The mean is often nearer to one extreme than the other, or seems nearer because of our natural tendencies.Aristotle, Ethics
Cells continually use information from external signals to sense and respond to environmental changes. One of the key questions facing biology is how can we better understand the systems of cellular regulation underlying this behavior? Can cellular responses in complex environments be predicted? How are the response mechanisms tuned when a cell adapts to environmental changes? Are a cell's sensory mechanisms—in Aristototelian terms, its natural tendencies for perception—well‐matched to its information processing tasks? Recently, researchers gathered in Santa Fe, New Mexico and addressed these questions quantitatively.
In opening comments, David H Sharp (Chief Scientist, Los Alamos National Laboratory) dedicated The First q‐bio Conference on Cellular Information Processing to green fluorescent protein (GFP)—a tool that has paved the way for numerous advances in quantitative biology. In subsequent days, participants were treated to one example after another of cellular phenomena characterized using fluorescent probes, including GFP, its variants, and quantum dots. Single‐cell assays of fluorescently labeled proteins, in many cases, were an essential research tool, facilitated by commercially available microscopes with advanced optics and digital image capture. In some cases, the techniques were refined to image subcellular spatial dynamics of single fluorescently labeled proteins. Of note was the increasing use of microfluidic devices, which are providing an unprecedented degree of control over the cellular environment, enabling experimental designs that are precisely tailored either to elucidate mechanisms and enable construction and testing of quantitative models of cellular behavior or to provide reproducible conditions that mimic a natural environment. Important advances were also reported in the application of high‐throughput methods based on chromatin immunoprecipitation and mass spectrometry. Combined, the talks created an impression that technical barriers are vanishing, and that systems‐biology has reached a turning point in which our ability to observe is mainly limited by one's imagination and resources.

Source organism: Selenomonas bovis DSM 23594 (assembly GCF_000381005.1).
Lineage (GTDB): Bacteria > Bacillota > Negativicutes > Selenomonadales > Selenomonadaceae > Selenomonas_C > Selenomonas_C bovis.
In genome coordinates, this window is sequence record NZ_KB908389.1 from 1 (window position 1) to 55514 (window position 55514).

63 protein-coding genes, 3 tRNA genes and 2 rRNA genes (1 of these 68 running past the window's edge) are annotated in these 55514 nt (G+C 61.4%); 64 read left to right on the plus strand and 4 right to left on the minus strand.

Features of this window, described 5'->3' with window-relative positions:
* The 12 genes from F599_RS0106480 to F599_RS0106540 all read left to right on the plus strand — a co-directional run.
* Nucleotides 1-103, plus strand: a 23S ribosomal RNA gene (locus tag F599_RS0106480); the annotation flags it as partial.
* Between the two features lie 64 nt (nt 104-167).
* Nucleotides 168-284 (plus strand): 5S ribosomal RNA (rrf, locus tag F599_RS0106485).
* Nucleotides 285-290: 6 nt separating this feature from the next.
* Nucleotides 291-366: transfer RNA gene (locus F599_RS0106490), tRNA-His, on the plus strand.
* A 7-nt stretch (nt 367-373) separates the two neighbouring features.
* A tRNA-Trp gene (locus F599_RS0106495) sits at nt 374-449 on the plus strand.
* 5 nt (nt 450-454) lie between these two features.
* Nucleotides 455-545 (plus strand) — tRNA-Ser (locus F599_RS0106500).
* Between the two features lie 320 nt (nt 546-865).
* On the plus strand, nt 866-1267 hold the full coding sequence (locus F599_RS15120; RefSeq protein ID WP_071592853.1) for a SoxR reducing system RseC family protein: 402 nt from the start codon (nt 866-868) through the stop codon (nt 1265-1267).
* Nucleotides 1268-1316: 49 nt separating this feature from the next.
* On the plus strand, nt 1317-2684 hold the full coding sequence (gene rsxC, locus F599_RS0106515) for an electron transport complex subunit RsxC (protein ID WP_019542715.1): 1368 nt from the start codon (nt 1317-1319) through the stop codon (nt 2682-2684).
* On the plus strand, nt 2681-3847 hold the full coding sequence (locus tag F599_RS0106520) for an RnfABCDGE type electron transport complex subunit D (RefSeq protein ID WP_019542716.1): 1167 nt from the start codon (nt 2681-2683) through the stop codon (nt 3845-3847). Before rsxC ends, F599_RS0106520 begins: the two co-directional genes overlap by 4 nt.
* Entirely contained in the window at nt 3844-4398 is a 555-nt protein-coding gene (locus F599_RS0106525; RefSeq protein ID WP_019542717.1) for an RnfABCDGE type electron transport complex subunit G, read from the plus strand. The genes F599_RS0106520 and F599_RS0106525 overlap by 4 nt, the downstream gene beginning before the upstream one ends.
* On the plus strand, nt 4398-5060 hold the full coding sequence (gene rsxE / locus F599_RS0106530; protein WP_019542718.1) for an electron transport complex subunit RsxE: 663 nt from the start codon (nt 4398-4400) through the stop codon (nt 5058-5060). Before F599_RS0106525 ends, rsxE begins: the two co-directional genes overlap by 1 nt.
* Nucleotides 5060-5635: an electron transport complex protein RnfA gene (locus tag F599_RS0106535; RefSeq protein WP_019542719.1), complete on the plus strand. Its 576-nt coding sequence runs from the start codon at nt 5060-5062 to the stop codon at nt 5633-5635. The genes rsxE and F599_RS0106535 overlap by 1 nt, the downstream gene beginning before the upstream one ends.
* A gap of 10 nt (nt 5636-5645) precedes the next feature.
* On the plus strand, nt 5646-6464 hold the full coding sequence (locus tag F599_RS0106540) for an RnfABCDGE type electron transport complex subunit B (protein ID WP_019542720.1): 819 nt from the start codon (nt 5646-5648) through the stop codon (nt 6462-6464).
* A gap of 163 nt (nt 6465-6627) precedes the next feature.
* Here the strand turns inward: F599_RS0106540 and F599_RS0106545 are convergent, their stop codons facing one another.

In his opening banquet talk, William Bialek (Princeton University) argued that, constrained by the physical nature of the world, biological systems inhabit a region of design space that is nearly optimal for performance of many behaviorally important tasks—in particular, information processing. For example, the input–output relation of fly photoreceptors optimizes their information throughput for the distribution of light intensities encountered in natural settings; and the response of motion‐sensitive neurons is nearly optimal for the visual field dynamics encountered during acrobatic flights. Significantly, the nearly optimal information‐processing performance (within the physical constraints of inevitable stochasticity in biochemical reactions) is now seen even at the molecular level, such as in the response of hunchback gene expression to the levels of its regulator, bicoid, in fruit fly early embryonic development. The talk presented strong motivation for investigating the possibility that mechanisms of other cellular systems might have evolved to maximize information‐processing performance and raised the question of how this might occur in the context of other requirements such as energy efficiency, low latency, and other criteria that inform the search for biological design principles.
The wonderful thing about science is that it's alive.Richard P Feynman